Finley was right, of course; as we see today, 35 years later, with large numbers of arbitration eligible players non-tendered and then re-signing for a fraction of what they would have received in arbitration, because these players are much more fungible than the ARods and Albert Pujols of the baseball world.
The other owners thought this was a terrible idea, and when the Players’ Association offered to let players remain under team control until after six full seasons of major league service, the owners didn’t just take the bait, they swallowed the whole trap.
What Marvin Miller saw was that if you limit the number of players who could become free agents each year based on extensive service time, many owners would be bidding on fewer free agents, and those free agents would always be among the best players in baseball because they had to stick around for six full seasons to become free agents in the first place.
It was simple supply and demand, and with a few great players on the open market every year for the two dozen or so teams to bid on, free agent contracts went through the roof.
Here’s where we come back to the ground work previously laid by the Players’ Association. It had negotiated the right to binding salary arbitration in 1972 for players with three years of major league service time. As free agents began to sign enormous contracts, usually just as they were approaching the decline phases of their careers, their big annual salaries could be used to justify enormous salary arbitration awards to younger players who were performing as well or better.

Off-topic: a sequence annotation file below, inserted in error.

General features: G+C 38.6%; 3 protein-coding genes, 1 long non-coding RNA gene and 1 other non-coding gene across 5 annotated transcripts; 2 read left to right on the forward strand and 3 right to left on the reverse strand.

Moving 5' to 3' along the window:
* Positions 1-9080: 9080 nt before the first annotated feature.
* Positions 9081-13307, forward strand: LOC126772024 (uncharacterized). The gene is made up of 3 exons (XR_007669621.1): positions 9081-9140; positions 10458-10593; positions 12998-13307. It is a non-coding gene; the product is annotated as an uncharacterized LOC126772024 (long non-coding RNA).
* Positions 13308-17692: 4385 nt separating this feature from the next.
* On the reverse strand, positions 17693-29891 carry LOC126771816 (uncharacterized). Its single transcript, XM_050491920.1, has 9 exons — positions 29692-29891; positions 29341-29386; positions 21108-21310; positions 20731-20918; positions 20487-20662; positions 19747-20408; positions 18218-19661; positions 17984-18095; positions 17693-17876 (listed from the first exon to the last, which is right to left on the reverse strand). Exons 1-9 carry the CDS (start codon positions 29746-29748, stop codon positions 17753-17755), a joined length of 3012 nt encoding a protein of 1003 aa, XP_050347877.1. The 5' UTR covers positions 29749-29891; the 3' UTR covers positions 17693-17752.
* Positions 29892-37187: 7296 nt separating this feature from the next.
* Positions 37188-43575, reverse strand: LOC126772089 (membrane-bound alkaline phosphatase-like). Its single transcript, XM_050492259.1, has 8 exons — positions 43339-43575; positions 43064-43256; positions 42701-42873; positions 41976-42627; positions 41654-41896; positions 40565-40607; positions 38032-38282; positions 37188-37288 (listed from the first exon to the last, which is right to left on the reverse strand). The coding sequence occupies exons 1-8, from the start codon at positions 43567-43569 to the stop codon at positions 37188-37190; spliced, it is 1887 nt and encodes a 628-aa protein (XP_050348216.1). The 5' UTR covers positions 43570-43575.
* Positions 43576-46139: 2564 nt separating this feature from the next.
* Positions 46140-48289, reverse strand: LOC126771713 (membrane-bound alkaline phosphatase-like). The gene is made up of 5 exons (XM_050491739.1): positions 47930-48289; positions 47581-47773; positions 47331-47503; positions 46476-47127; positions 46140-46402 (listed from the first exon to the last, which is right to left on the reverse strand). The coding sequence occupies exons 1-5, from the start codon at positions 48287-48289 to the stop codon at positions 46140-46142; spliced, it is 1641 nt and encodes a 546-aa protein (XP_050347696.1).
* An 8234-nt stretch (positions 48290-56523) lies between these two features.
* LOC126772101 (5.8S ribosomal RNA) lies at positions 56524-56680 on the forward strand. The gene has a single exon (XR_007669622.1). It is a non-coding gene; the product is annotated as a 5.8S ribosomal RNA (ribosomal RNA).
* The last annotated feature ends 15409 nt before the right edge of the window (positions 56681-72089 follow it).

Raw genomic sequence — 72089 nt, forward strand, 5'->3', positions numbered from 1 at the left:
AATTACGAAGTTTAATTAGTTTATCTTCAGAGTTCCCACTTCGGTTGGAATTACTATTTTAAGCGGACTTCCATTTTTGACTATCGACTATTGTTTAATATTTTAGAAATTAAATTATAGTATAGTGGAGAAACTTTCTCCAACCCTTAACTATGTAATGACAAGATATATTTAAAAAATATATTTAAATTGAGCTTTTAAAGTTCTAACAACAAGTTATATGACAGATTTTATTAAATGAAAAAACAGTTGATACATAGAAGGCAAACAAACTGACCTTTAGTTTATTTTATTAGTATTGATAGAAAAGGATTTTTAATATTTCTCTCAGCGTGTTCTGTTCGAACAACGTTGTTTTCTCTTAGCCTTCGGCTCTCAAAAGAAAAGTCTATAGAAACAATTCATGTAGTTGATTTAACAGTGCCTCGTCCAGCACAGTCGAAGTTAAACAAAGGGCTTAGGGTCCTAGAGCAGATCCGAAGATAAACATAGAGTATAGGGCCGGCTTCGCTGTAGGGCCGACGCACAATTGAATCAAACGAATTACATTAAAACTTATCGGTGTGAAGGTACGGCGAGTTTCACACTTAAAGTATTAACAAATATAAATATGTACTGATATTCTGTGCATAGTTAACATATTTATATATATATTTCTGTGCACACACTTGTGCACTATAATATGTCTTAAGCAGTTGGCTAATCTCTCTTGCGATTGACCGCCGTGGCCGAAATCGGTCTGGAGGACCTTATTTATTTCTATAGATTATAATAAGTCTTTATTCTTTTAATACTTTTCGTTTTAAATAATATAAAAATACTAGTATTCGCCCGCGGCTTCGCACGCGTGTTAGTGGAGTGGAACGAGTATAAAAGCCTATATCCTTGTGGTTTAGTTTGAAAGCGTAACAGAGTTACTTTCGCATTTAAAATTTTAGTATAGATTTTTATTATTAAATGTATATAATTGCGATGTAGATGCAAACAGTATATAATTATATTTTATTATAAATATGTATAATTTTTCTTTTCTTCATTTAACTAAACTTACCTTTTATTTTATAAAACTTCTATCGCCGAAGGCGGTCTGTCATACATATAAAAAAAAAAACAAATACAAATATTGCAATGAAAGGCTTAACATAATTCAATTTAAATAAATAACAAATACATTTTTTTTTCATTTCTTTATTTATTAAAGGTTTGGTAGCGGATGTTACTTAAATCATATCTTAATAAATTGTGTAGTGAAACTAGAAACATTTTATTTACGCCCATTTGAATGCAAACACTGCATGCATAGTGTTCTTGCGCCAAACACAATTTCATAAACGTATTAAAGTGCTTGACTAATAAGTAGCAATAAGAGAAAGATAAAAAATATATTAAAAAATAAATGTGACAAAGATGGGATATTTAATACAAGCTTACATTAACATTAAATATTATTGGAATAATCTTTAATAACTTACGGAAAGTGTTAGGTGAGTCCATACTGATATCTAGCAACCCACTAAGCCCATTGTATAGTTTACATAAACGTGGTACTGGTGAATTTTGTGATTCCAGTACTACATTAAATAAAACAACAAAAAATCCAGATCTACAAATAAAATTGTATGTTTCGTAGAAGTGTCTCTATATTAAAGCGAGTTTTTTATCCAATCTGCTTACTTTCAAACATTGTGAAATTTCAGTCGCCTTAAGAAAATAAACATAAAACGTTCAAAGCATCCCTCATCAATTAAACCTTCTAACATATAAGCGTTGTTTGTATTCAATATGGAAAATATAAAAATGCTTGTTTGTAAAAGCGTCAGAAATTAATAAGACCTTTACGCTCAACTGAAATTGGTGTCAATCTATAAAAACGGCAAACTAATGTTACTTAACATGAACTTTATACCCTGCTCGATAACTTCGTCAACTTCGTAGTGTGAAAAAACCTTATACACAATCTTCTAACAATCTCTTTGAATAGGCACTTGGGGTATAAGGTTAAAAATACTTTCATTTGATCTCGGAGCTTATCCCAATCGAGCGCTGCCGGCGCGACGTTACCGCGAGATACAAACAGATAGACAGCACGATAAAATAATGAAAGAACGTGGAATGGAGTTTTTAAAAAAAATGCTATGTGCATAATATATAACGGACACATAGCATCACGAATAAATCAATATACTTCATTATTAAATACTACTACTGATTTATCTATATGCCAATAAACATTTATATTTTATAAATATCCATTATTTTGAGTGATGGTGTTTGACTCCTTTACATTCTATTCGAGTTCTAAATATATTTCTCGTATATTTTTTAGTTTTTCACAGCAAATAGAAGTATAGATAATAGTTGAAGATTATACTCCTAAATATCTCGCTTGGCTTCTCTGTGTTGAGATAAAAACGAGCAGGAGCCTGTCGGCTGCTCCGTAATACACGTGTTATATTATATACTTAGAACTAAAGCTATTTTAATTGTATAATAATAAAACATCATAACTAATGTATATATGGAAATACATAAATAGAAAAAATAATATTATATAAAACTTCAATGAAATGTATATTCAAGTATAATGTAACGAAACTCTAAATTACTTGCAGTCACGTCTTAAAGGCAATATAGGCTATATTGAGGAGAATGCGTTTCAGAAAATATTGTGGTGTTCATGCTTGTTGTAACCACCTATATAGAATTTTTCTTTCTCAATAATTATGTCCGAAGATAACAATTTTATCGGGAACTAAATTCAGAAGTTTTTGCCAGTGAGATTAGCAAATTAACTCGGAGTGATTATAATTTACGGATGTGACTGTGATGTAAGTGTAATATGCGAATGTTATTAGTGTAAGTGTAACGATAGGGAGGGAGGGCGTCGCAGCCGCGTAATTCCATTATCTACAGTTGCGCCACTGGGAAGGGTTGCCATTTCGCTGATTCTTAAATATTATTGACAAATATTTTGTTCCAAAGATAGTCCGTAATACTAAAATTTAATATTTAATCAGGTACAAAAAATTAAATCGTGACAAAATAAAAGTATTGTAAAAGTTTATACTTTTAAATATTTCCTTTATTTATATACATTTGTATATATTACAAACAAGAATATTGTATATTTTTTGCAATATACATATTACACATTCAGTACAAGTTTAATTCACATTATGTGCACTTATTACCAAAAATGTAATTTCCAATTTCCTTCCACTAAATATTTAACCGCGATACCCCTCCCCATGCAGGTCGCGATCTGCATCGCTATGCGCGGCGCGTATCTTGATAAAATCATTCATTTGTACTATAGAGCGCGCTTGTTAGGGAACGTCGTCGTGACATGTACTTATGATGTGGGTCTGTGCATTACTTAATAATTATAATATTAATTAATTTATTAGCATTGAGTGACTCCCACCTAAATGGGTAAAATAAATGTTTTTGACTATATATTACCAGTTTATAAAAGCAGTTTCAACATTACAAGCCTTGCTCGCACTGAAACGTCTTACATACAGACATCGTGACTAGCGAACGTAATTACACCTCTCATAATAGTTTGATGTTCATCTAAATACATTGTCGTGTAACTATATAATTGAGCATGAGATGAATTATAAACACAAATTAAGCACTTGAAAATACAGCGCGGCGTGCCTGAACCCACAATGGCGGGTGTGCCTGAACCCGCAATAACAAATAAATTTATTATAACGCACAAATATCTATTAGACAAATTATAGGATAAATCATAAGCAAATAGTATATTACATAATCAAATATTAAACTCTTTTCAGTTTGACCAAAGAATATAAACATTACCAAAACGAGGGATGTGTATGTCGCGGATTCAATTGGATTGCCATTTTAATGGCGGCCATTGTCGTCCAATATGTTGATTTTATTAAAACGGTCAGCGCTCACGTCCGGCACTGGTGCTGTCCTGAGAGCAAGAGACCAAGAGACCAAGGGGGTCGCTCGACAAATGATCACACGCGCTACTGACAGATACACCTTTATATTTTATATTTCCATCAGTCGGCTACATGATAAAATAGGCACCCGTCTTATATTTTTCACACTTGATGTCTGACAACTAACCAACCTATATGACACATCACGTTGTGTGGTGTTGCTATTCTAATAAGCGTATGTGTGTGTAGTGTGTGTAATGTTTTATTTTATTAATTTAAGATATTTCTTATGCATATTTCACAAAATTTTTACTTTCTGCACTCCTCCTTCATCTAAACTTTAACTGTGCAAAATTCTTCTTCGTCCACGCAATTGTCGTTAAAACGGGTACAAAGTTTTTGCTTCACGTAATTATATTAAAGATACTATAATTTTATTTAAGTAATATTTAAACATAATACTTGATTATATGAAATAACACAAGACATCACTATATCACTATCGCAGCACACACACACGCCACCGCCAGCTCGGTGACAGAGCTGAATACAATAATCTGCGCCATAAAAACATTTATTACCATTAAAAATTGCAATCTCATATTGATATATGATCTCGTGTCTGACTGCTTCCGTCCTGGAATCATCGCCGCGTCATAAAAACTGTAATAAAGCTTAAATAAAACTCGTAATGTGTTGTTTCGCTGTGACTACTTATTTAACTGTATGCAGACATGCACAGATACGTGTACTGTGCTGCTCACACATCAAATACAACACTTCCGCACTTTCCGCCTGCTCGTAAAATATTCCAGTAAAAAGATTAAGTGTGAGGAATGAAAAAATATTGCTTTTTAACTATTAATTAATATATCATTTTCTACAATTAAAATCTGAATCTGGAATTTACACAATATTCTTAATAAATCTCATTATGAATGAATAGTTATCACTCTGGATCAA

This is the reason why the owners hate salary arbitration now more than they hate free agency. Nobody forces an owner to shell out big bucks to a free agent. However, an arbitrator can force a team to pay more for an arbitration eligible player than the team wants to pay.
Once arbitration came in, Steinbrenner (along with new Braves owner Ted Turner, who was in the process of creating a media empire and developing new methods (cable TV) to massively increase a team’s revenues) was always at the forefront of signing free agents to top dollar.
There was absolutely nothing altruistic in Steinbrenner’s willingness to shell out money for top free agents. He realized the full potential for making money on a first place team playing in the country’s largest market, something previous Yankees owners had never been able to do (or at least back to Colonel Ruppert, who shelled out the green to get Babe Ruth and others away from the Red Sox and built a grand new park to house the Babe & Co. and sell his beer, Ruppert’s Knickerbocker, to the faithful) even when the Yankees won the AL pennant every year.
Spending money to get the best players meant more pennant races, pennants and World Series victories. That meant more revenues for Steinbrenner.
Now, the Yankees are valued at over $1 billion. Pretty good for a $10 million investment less than 40 years ago.